“A group of seafarers sailed into the sea of darkness and fog (the Atlantic Ocean) from Lisbon in order to discover what was in it and to what extent were its limits. They were a party of eight and they took a boat which was loaded with supplies to last them for months. They sailed for eleven days until they reached turbulent waters with great waves and little light. They thought that they would perish so they turned their boat southward and travelled for twelve days. They finally reached an island that had people and civilization but they were captured and chained for three days. On the fourth day, a translator came speaking the Arabic language! He translated for the King and asked them about their mission. They informed him about themselves, then they were returned to their confinement. When the westerly wind began to blow, they were put in a canoe, blindfolded, and brought to land after three days sailing. They were left on the shore with their hands tied behind their backs. When the next day came, another tribe appeared, freeing them and informing them that between them and their lands was a journey of two months.”[6]

This astonishing historical report not only describes contact between Muslim seamen and the Native people of the Americas, but it also describes travel between islands, probably the Bahamas chain or the Lesser Antilles. The islanders had developed the ability to speak Arabic, a language that cannot be mastered by a single contact. They must have been regularly visited by Arabic-speaking Muslim merchants or adventurers, or they had lived in Muslim territory.

In October, 1929 CE, Khalid Edhem Bey discovered by chance in the library of Serallo, in the city of Istanbul, a map of parchment made in the month of Muharram in the year 919 AH (March 1513). The rare and valuable geographical letter contained, among other legends, the following note:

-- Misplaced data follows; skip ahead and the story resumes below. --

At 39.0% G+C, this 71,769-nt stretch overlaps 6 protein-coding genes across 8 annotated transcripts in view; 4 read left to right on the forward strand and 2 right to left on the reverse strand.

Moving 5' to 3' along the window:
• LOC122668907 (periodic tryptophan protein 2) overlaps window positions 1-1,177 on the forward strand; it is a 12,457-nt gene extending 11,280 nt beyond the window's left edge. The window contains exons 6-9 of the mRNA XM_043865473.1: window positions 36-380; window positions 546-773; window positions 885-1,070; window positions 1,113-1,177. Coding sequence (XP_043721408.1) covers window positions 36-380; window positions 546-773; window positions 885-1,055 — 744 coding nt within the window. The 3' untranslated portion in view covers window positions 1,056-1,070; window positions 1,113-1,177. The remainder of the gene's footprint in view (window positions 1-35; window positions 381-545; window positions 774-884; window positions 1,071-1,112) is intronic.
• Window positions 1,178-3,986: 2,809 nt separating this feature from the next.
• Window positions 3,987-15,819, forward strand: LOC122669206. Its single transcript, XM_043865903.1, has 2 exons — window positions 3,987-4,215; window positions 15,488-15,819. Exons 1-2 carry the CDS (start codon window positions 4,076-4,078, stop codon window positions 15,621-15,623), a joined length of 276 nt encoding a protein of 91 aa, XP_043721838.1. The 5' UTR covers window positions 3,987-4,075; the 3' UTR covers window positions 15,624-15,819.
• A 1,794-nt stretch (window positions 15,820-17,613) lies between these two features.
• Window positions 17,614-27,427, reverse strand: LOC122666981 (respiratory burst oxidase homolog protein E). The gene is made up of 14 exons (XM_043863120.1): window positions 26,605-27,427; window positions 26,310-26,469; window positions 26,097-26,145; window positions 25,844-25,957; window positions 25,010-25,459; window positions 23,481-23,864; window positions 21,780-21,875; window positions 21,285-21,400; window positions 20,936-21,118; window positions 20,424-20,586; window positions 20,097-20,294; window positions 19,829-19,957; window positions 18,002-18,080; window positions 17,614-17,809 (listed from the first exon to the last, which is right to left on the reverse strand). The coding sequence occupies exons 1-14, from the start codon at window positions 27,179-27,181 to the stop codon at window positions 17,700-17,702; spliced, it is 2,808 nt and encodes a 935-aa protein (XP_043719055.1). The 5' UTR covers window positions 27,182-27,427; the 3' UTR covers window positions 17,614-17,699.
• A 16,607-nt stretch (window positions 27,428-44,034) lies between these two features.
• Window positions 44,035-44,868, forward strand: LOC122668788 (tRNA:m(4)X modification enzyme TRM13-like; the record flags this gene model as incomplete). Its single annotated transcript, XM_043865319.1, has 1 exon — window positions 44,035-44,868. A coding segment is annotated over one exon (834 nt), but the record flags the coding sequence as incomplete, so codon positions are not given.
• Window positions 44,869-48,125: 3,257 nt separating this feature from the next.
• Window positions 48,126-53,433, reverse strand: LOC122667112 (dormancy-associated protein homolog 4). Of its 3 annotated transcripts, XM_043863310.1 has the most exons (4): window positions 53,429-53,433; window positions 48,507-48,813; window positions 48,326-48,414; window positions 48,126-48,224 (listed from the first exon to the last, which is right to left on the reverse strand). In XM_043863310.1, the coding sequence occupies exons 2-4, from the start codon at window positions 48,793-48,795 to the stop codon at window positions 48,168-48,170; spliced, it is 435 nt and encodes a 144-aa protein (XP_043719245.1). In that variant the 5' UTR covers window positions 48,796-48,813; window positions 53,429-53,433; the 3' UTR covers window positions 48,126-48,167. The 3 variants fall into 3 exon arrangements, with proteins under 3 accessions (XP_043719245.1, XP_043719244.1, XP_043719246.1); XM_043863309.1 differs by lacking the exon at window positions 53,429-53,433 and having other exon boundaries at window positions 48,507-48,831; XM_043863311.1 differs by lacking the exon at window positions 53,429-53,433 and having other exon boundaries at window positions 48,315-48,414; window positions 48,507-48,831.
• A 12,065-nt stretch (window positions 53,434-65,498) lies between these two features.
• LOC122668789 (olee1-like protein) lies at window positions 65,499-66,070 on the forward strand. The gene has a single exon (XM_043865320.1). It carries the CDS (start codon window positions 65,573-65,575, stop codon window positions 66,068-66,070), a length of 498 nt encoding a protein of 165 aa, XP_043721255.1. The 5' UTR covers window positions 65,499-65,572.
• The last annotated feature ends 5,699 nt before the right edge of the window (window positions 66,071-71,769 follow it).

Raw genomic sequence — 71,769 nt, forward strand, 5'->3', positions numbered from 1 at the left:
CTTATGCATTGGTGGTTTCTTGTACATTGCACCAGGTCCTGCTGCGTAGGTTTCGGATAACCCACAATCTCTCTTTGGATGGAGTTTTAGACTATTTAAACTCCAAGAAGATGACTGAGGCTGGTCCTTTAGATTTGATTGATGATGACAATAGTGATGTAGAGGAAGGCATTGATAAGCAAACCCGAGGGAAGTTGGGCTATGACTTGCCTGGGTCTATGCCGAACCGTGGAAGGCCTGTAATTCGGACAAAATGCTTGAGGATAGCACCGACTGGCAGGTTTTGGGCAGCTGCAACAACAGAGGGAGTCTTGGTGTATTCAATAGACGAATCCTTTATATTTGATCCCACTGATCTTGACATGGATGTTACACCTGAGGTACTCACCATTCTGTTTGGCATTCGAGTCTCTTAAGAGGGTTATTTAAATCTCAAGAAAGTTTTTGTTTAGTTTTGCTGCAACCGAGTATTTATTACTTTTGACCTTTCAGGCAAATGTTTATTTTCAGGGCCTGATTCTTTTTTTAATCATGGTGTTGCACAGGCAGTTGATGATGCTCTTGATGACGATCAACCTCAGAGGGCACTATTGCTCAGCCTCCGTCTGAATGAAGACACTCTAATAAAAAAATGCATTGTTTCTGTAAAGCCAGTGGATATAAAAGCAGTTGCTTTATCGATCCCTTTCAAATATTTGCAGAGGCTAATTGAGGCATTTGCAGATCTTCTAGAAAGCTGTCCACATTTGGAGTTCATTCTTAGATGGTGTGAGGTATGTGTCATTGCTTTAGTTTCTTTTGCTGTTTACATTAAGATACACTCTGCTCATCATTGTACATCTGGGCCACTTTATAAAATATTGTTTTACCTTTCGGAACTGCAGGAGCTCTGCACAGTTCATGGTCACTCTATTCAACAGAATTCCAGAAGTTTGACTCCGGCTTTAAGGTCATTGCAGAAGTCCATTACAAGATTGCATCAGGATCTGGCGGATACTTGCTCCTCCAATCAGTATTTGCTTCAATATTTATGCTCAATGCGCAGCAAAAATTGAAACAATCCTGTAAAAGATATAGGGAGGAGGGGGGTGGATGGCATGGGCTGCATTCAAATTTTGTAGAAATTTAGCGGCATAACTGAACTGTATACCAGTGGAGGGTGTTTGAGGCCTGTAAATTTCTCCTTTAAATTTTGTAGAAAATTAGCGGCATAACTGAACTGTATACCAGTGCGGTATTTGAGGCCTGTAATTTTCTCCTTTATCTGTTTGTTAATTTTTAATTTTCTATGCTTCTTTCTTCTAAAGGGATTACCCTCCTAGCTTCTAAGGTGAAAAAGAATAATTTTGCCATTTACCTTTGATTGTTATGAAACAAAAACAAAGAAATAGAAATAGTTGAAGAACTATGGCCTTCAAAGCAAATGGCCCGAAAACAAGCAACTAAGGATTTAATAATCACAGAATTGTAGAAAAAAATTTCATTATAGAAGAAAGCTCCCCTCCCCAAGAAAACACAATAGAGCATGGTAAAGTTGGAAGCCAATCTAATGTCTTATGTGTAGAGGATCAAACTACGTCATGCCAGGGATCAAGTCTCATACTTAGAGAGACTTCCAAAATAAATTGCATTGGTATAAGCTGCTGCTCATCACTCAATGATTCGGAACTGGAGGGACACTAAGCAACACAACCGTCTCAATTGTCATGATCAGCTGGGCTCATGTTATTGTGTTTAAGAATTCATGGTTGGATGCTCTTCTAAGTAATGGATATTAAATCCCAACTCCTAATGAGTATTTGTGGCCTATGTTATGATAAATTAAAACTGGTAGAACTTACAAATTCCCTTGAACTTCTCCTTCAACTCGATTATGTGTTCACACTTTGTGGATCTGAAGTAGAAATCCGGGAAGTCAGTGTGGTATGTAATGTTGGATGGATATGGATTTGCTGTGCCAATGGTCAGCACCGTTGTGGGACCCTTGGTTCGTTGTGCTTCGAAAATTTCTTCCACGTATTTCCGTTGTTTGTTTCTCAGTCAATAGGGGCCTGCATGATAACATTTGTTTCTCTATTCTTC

“This chapter explains how this map has been made. Such a map nobody owns at present. By the hands of this poor man it has been composed and now elaborated.”

The discovery was very significant. As already stated, it had to do with a parchment in Turkish writing, painted in several colours, with dimensions 0.85 x 0.60.It comprises the Atlantic Ocean with America and the western rim of the world. The other parts of the world, which the map probably included, have been lost.[7]

The author of the map, Piri Muhyi’d-Din Re’ is was a famous navigator and map maker who died about 1554-55 CE. He wrote a handbook on navigation in the Aegean and the Mediterranean Seas, which was known as Piri Re’is Bahriye. Perhaps the map found by Khalil Edhem Bey was part of this handbook, which was presented to Sultan Selim I in 1517CE, and which would explain how the mysterious parchment was found in Serallo. What is most important to this study, however, is that this map is one of the most conclusive pieces of hard evidence to show the validity of Muslim exploration in the Western hemisphere. Piri Re’is, a Turkish navigator, wrote that he used twenty source-maps; among them eight maps dating from the time of Alexander the Great, an Arab map of India, tour Portuguese maps of the Indian Ocean and China, and a map by Columbus of the western area. But Pir’s map contains information that could not have been known by Columbus. It contains the correct relative longitude across Africa, and across the Atlantic, all the way from the meridian of Alexandria, Egypt, to Brazil. The mid-Atlantic islands are shown with remarkable accuracy. The Cape Verde islands, Madeira Islands, and the Azores are shown in perfect longitude. The Canary Islands are off by one degree longitude. The Andes are shown on this map in 1513 CE. The Andes were not “discovered” by Europeans until 1527 CE with the coming of Pizarro. The Atrato River (in present day Columbia) is shown for a distance of 300 miles from the sea. Its eastward bend at latitude 5 degrees north is correct. The Amazon is shown twice, once on the equator of the main grid and once on the equator of the small grid. The island of Marajo is shown at the mouth of the Amazon, but this island was not officially discovered by Europeans until 1543 CE. Someone must have travelled throughout the upper part of South America exploring rivers and recording information.[8]